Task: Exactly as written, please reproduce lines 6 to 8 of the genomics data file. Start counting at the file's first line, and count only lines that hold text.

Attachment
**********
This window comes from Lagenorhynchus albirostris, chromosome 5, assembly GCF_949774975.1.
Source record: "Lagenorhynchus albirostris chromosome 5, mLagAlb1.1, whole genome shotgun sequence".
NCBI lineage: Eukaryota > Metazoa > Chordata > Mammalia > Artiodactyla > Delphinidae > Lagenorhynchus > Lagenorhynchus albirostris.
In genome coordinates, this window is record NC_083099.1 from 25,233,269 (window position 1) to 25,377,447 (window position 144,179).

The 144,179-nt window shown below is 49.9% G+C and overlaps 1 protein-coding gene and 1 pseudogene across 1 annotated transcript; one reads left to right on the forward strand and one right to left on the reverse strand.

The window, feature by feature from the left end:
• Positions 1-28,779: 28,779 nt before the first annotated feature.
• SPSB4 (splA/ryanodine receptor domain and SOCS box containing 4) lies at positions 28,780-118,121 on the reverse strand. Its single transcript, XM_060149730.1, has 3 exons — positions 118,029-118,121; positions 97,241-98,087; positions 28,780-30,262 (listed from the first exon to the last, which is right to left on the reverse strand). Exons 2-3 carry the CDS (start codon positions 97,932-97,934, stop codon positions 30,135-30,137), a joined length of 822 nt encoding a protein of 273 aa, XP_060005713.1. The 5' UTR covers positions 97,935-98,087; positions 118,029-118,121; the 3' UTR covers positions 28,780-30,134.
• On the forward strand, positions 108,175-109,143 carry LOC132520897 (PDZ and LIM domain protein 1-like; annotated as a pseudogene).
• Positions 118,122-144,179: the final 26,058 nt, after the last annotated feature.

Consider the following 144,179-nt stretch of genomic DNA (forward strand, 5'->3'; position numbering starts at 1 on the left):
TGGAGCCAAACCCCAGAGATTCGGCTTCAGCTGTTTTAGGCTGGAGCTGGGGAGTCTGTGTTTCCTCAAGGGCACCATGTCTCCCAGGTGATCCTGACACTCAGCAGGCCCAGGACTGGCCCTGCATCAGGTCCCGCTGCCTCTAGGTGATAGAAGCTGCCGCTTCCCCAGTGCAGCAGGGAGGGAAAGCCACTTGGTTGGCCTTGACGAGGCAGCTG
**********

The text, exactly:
The window, feature by feature from the left end:
• Positions 1-28,779: 28,779 nt before the first annotated feature.
• SPSB4 (splA/ryanodine receptor domain and SOCS box containing 4) lies at positions 28,780-118,121 on the reverse strand. Its single transcript, XM_060149730.1, has 3 exons — positions 118,029-118,121; positions 97,241-98,087; positions 28,780-30,262 (listed from the first exon to the last, which is right to left on the reverse strand). Exons 2-3 carry the CDS (start codon positions 97,932-97,934, stop codon positions 30,135-30,137), a joined length of 822 nt encoding a protein of 273 aa, XP_060005713.1. The 5' UTR covers positions 97,935-98,087; positions 118,029-118,121; the 3' UTR covers positions 28,780-30,134.